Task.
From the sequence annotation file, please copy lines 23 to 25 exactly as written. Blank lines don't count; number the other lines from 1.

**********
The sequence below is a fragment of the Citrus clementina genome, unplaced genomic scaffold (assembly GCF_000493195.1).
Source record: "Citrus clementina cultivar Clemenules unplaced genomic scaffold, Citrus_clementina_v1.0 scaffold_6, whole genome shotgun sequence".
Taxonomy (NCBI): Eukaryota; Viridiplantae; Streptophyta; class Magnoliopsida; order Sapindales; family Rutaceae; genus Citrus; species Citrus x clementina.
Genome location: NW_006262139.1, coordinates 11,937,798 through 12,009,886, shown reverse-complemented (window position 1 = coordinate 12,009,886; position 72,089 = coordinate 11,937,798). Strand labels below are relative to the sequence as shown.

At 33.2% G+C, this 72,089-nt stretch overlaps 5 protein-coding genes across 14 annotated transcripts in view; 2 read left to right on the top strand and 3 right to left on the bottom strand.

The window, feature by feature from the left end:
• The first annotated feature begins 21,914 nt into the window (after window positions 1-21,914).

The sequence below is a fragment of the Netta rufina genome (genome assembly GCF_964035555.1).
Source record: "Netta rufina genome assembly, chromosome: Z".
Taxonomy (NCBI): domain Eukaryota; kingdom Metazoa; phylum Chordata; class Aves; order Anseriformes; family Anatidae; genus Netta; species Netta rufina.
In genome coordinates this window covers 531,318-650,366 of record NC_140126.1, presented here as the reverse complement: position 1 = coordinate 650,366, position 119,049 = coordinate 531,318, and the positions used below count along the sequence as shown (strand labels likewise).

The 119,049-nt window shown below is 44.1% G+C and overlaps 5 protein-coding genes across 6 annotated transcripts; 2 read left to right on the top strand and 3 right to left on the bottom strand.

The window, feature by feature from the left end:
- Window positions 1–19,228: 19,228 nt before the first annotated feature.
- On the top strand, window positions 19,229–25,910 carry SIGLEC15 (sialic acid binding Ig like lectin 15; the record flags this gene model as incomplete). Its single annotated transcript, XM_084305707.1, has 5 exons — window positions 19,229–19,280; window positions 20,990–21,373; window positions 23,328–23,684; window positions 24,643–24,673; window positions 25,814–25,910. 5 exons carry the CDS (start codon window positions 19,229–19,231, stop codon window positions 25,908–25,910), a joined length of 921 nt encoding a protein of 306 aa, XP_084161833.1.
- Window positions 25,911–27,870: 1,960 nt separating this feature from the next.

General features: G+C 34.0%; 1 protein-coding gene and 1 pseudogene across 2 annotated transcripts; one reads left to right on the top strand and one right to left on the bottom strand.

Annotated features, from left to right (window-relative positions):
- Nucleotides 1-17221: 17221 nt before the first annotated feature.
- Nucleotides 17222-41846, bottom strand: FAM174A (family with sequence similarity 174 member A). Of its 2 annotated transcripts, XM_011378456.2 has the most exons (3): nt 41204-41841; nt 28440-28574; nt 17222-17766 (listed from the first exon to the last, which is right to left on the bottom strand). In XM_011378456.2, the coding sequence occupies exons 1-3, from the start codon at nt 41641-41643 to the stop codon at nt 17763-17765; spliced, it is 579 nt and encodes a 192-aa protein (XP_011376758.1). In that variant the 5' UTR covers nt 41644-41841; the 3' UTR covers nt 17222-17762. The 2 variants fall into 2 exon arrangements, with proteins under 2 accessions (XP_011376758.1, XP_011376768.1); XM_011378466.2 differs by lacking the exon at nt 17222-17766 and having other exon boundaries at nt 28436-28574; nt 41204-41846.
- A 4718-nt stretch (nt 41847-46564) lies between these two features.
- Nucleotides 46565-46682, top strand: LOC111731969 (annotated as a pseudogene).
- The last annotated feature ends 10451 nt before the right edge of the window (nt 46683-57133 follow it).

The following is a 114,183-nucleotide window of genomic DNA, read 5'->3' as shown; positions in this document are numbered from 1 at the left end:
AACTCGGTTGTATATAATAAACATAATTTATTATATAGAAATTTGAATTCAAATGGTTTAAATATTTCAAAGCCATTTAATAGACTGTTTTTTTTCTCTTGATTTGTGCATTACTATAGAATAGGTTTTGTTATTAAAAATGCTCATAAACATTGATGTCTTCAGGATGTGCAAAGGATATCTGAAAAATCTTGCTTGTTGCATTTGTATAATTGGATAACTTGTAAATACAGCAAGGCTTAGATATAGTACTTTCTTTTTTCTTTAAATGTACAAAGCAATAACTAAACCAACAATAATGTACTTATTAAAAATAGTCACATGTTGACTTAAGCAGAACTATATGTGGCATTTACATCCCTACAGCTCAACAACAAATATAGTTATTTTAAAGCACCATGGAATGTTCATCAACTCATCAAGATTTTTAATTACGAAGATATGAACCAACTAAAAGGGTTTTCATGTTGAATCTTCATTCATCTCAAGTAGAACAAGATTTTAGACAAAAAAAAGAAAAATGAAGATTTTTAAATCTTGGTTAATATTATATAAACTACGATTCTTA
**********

- The last annotated feature ends 10451 nt before the right edge of the window (nt 46683-57133 follow it).

The following is a 114,183-nucleotide window of genomic DNA, read 5'->3' as shown; positions in this document are numbered from 1 at the left end:
AACTCGGTTGTATATAATAAACATAATTTATTATATAGAAATTTGAATTCAAATGGTTTAAATATTTCAAAGCCATTTAATAGACTGTTTTTTTTCTCTTGATTTGTGCATTACTATAGAATAGGTTTTGTTATTAAAAATGCTCATAAACATTGATGTCTTCAGGATGTGCAAAGGATATCTGAAAAATCTTGCTTGTTGCATTTGTATAATTGGATAACTTGTAAATACAGCAAGGCTTAGATATAGTACTTTCTTTTTTCTTTAAATGTACAAAGCAATAACTAAACCAACAATAATGTACTTATTAAAAATAGTCACATGTTGACTTAAGCAGAACTATATGTGGCATTTACATCCCTACAGCTCAACAACAAATATAGTTATTTTAAAGCACCATGGAATGTTCATCAACTCATCAAGATTTTTAATTACGAAGATATGAACCAACTAAAAGGGTTTTCATGTTGAATCTTCATTCATCTCAAGTAGAACAAGATTTTAGACAAAAAAAAGAAAAATGAAGATTTTTAAATCTTGGTTAATATTATATAAACTACGATTCTTA